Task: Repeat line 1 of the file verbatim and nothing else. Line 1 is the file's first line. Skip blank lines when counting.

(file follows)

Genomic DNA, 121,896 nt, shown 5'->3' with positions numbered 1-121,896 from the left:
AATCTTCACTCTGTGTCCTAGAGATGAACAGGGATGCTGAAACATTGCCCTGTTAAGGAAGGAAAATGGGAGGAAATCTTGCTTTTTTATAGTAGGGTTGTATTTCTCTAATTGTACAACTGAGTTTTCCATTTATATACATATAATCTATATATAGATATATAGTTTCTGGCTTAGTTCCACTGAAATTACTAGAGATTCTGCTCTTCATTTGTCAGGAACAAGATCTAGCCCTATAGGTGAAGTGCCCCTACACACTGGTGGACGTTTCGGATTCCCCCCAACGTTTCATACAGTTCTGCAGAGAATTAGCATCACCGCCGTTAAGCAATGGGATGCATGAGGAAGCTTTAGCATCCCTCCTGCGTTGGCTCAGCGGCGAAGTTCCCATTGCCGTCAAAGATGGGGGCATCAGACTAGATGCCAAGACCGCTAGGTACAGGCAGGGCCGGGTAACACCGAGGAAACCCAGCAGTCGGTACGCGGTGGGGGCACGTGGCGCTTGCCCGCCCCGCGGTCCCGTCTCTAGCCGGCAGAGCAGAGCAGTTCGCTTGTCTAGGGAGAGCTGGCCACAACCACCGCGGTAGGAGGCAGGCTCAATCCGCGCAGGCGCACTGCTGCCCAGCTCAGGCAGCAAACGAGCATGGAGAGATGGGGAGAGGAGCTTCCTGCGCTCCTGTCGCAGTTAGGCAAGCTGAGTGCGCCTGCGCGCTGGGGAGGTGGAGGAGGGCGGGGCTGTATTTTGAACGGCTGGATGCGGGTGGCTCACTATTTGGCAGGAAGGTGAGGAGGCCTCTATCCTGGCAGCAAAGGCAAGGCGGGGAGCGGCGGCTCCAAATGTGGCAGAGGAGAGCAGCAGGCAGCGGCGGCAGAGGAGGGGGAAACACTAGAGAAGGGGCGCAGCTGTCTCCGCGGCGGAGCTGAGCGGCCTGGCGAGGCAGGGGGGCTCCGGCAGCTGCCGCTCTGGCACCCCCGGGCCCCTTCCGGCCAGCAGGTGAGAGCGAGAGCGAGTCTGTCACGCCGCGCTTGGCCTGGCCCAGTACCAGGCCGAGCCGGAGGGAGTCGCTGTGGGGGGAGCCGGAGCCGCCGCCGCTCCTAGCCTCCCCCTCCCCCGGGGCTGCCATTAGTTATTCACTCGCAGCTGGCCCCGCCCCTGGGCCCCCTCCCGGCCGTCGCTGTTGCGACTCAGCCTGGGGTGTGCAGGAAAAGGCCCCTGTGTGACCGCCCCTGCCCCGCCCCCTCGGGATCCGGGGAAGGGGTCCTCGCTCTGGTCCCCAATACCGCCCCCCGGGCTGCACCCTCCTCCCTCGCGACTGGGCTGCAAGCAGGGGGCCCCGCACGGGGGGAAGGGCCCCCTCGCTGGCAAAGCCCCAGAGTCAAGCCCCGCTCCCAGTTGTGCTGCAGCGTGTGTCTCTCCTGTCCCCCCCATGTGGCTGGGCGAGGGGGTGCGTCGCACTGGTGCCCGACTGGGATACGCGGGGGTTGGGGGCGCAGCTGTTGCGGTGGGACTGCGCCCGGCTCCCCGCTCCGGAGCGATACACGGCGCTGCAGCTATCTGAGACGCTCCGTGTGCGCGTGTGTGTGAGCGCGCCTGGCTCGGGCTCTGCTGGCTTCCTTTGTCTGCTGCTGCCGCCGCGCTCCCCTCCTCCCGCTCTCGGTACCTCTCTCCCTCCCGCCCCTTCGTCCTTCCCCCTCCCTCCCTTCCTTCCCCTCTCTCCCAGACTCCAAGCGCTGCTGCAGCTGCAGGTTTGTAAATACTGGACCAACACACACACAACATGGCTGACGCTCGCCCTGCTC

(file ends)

Genomic DNA, 121,896 nt, shown 5'->3' with positions numbered 1-121,896 from the left: